At this point of the year, the disparity in teams' schedules makes it unreasonable to use win-loss records as a clear indicator of relative strengths.
Portland's opponents, for example, have won almost 55 percent of their games; Orlando's have won less than 46 percent. To put it in clearer terms, Portland's average opponent would finish a season at 45-37, while Orlando's would post a 38-44 record. If Orlando had a .500 record at this point, it would be most accurate to peg them as a .458 team. If Portland had a .500 record, it would be equally accurate to peg them as a .548 team--a dramatically better team than Orlando, despite an identical record.
Similarly, while the Cavs are a more productive team that the Blazers, the difference in their win-loss records is partly a function of a schedule. Cleveland has played 22 games against losing teams, and 13 against winning teams. The Blazers are the near reverse, with 23 against winning teams and 12 against losing teams.
Perhaps I am preaching to the choir here, but it's good to put out the assumptions on which the ranking of teams that follows is based.
Second, home court matters. Home teams are winning almost 60 percent of their games, road teams 40 percent. Put another way, the average team is 50 percent more likely to win at home than on the road. So an assessment of NBA teams relative strengths needs to consider, for example, that the Lakers has played 21 games at home and only 14 on the road, the Spurs are only a slightly less advantageous 20-15. On the other extreme, the Rockets have been living in hotels most of the season, having played 23 games on the road and just 15 at home. With a more favorable home-road split, the Rockets record almost certainly would be better.
The third assumption these rankings make is that decisive wins mean more than narrow ones, as do decisive losses, and that point differential is a measure of a team's potency, particularly after enough games have been played to minimize the impact of one extreme game.
So these rankings start by using point differential as the first metric.
These rankings then are adjusted to factor in the 2.8 home court advantage, or disadvantage, applying it to teams that have advantageous or disadvantageous schedules. A team that has played an equal number of home and road games doesn't see its differential adjusted at this point.
A second adjustment is made for quality of opponent. If you measure teams' performances to date, you see that over the course of a year, you find that every .010 increase in winning percentage coincides with a .3 point per game point diffential, So an .800 team, on average, will outscore its opponents by 9.00 points.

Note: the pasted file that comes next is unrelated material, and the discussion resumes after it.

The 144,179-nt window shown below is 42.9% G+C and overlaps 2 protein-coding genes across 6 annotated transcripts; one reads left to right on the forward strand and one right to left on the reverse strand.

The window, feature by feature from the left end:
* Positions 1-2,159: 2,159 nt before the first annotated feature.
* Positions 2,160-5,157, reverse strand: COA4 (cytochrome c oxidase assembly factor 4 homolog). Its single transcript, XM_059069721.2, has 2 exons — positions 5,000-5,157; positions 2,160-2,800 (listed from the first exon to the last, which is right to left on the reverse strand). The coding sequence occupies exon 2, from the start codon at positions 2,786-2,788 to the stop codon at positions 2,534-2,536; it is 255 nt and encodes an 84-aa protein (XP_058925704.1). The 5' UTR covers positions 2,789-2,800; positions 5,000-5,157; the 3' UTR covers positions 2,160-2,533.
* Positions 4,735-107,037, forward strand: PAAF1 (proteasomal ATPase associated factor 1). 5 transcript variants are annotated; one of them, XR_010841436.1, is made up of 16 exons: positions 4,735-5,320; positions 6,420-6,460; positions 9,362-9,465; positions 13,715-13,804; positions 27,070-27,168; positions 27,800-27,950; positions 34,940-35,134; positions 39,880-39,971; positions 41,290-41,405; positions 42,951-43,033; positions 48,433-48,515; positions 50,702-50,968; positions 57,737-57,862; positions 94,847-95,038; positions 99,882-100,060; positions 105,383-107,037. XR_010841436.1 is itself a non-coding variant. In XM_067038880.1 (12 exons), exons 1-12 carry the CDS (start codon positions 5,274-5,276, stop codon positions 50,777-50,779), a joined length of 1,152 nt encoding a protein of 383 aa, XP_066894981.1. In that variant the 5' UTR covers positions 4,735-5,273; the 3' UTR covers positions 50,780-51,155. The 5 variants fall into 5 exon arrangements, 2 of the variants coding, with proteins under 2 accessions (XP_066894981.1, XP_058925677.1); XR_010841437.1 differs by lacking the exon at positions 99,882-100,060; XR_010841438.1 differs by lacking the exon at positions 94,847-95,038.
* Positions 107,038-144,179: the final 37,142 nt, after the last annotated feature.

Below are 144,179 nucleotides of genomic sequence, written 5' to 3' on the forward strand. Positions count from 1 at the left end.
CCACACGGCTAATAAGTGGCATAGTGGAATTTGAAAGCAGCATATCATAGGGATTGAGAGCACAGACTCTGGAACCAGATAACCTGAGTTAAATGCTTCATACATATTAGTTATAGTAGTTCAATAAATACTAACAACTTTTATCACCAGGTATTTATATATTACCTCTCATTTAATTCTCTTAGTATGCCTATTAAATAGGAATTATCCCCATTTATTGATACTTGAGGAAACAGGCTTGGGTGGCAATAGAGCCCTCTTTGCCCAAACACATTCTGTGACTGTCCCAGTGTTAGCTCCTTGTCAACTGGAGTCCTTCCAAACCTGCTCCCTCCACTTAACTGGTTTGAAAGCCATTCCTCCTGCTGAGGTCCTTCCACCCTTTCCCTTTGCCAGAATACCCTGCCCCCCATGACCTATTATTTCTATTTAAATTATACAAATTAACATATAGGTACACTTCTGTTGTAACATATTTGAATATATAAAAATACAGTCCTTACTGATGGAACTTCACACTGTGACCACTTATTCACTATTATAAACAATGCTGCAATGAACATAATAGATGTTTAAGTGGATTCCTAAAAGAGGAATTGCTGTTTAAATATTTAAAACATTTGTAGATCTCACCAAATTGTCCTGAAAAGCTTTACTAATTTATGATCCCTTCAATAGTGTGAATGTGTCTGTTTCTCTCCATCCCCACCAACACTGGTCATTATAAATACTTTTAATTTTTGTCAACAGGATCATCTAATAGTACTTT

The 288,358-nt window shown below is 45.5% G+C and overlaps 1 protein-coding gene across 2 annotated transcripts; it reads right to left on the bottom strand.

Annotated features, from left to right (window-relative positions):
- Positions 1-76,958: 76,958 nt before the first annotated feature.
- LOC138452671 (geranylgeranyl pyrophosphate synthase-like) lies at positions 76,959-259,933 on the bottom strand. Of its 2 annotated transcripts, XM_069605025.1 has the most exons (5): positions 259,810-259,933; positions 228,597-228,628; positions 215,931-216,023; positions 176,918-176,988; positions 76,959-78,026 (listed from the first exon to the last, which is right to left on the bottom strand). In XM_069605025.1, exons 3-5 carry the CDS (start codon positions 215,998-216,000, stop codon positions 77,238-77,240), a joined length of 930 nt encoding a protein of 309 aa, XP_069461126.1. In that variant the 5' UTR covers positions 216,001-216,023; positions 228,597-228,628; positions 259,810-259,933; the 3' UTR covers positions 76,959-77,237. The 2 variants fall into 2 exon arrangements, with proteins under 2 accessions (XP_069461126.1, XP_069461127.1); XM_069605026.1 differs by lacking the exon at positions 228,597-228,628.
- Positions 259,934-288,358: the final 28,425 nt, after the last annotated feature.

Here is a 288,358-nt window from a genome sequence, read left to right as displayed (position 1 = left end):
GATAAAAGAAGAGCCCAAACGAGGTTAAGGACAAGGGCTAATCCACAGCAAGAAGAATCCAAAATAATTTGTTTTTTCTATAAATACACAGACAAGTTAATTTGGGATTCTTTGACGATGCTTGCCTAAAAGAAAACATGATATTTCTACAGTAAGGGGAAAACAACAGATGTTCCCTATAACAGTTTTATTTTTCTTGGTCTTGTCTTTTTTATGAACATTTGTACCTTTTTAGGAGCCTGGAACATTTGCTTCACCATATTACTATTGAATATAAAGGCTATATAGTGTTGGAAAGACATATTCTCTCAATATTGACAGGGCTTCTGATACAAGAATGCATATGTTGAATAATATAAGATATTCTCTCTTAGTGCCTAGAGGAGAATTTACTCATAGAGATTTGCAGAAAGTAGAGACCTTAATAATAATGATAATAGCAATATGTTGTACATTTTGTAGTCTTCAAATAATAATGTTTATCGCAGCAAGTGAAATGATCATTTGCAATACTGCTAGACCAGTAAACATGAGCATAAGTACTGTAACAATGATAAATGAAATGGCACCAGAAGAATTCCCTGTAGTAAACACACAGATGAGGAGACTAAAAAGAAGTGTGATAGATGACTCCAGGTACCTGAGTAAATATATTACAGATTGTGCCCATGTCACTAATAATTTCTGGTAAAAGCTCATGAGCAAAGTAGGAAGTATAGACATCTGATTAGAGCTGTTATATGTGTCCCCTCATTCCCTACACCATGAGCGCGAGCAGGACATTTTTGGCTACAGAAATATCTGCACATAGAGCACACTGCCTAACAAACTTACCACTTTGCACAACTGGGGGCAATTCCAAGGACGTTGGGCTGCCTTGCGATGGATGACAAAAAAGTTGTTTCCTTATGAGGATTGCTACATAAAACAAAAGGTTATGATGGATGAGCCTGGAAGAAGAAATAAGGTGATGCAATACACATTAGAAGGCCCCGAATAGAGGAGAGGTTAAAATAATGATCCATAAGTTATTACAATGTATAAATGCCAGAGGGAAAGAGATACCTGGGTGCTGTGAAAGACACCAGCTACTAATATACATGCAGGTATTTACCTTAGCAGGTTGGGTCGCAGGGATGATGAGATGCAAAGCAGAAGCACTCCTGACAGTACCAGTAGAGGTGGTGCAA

On the other side, every .010 decrease in winning percentage below .510 coincides with a .25 point per game differential. (This is a way of saying that great teams are greater, vis a vis their competition, than horrible teams are horrible. Given bell shaped curves, and the fact that the NBA already draws players from the skewed elite side on one, this makes sense. A tiny number of teams, perhaps one or two a year, will distance themselves significantly, while the poorer teams will tend to be harder to distinguish, and the league generally will display the "on any given night, any team can beat any other team in the league."
These are the rankings, based on the caculations above. Hollinger fans will see a few major variances from his rankings when you look at four teams: the Magic, Blazers, and Jazz, all of whom are two places higher or lower than Hollinger, and the Suns, who are a well-earned (in my view) three places lower than Hollinger's #9 ranking for them:
If you ascribe some validity to this method, it tempts the conclusions that
1. Cleveland is in a class of its own.
2. The Magic have not cracked the top three. The gap between them and the Celtics works out to over 50 points on the season.
3. The Blazers are in a tier just behind this top four, with New Orleans and Denver. The Jazz are behind this group, which of course might be simply explained by Boozer's absence.
4. As Hollinger shows, too, the Bucks' record is skewed by a schedule that has it facing .512 teams, on average, with four more road games than home games, and a signficant number of close losses.
5. Despite attractive records, the Pistons and Mavs do not appear as strong as other winning teams, and lag well behind the top nine teams.
Naturally, a ranking like this may have some predictive value in assessing which teams might rise or fall, given that schedules will ultimately normalize, with the hard schedule teams improving their win-loss records and the easy schedule teams losing more often.
Or, of course, the whole damn thing might be flawed. I offer it because I don't think it's perfect by any means, but it does give you another way of viewing teams beyond win-loss records, which at this stage of the year are still reflective not just of a team's quality, but its opponent's quality and the site of their games.